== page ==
Public sector pay cuts U-turn will cost taxpayers €5m

THE U-turn on pay cuts for higher paid public sector workers will cost taxpayers €5 million, the Taoiseach has admitted.

As Fianna Fáil backbenchers backed down on their call to reinstate the full pay cuts for high earners, the Labour Party said the money lost would pay for all the special needs classes that have been slashed.

Those earning more than €125,000 a year were due to take pay cuts of between 8% and 12%, under plans announced in December’s budget. But the Government decided to take into account bonus payments that they have already lost, so their pay reduction will now amount to between 3% and 5% – the same as that being imposed on the lower paid public servants.

At least 650 top civil and public servants will escape the full pay cut including:

* 124 HSE officials.

* 60 gardaí.

* 12 members of the army.

* 231 directors of services at local authorities.

* 21 heads of state agencies.

* 34 city and county managers.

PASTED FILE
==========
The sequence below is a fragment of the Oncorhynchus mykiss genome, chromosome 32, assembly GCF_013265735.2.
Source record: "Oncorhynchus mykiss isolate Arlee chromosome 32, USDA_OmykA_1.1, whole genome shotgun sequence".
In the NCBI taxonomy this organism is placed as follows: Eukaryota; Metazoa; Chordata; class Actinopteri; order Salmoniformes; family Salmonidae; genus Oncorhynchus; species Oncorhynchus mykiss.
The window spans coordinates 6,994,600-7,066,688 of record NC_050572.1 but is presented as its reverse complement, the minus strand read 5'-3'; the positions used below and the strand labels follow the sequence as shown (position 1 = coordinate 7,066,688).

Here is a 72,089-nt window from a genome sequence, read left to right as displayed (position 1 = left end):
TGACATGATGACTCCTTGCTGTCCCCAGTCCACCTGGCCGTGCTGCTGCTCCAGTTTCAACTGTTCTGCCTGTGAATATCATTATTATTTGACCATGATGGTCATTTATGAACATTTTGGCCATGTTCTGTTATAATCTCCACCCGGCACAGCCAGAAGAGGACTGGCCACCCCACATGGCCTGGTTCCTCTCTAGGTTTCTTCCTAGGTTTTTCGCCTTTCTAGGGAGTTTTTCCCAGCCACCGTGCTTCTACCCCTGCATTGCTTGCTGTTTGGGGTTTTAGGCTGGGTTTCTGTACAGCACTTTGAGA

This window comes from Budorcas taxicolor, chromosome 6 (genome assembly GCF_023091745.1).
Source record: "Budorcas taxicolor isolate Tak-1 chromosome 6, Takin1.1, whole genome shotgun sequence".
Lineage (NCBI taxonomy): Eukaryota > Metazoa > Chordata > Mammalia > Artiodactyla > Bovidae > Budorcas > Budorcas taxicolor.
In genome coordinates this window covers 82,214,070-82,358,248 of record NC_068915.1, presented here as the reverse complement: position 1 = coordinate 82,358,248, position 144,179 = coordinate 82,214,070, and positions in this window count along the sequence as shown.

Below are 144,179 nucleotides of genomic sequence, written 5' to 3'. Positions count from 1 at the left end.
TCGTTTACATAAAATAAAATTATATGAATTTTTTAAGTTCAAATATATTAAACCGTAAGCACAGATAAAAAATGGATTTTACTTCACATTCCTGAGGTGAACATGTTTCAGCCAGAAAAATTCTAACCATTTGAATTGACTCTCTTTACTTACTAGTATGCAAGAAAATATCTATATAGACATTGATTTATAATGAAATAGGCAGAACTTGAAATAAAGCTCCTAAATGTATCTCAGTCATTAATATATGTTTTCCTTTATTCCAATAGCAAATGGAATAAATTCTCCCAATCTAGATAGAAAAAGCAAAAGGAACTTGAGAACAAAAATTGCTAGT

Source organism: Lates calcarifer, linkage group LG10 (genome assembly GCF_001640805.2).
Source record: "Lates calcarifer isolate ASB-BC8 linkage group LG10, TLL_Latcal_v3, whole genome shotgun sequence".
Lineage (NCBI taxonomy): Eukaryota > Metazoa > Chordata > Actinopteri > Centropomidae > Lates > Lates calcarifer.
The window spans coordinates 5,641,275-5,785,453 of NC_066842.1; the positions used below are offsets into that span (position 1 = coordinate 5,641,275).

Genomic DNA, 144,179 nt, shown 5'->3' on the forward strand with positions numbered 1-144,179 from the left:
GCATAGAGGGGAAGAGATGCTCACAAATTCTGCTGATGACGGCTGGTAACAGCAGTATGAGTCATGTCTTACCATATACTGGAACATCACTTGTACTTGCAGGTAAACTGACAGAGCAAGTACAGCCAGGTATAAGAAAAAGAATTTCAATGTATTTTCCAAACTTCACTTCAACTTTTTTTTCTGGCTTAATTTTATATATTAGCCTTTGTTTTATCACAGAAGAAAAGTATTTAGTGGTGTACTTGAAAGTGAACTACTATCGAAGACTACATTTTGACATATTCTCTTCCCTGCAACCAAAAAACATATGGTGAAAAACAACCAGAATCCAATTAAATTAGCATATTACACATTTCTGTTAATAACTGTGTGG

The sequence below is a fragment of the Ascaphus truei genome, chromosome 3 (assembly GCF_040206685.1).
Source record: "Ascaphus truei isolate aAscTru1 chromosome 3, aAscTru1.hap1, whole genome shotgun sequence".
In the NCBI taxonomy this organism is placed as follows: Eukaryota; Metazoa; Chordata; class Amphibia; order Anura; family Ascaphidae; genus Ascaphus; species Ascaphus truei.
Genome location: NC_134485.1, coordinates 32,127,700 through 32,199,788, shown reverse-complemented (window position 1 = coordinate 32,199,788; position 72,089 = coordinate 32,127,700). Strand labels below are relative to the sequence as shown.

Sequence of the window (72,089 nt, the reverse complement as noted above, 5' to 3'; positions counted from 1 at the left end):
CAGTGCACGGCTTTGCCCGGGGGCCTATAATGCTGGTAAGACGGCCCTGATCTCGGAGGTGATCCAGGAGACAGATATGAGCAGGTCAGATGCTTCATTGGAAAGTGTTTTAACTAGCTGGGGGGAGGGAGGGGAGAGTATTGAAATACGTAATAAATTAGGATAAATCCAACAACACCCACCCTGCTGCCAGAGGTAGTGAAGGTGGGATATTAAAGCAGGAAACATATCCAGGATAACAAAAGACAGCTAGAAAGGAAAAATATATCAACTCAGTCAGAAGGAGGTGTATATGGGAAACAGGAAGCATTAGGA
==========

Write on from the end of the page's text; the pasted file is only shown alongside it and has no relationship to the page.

Finance Minister Brian Lenihan told Fianna Fáil TDs and senators he looked at the option of keeping the harsher cuts while reintroducing a bonus scheme. But he felt this was not feasible as the previous bonus system was not a success.

Fianna Fáil TD Mattie McGrath is threatening to vote in favour of a Fine Gael motion next Tuesday calling for a reversal of the Government decision. “I’ll be discussing this with my constituents at the weekend and time will tell. I have to consider my own position at the weekend,” said the South Tipperary TD.

Mr McGrath’s motion calling for a reversal of the decision did not get any support at a parliamentary party meeting on Tuesday.

After Taoiseach Brian Cowen refused to give details of how much the U-turn would cost, Labour leader Eamon Gilmore said: “It would appear now from his answer that none of the reluctant seconders to the motion asked about the cost of it at yesterday’s parliamentary party meeting.”

Mr Cowen eventually said: “I understand the figure is less than €5m.”

A Department of Finance spokesperson later said the figure was “around that”.

Mr Gilmore responded that the sum “would replace all the special needs classes”.

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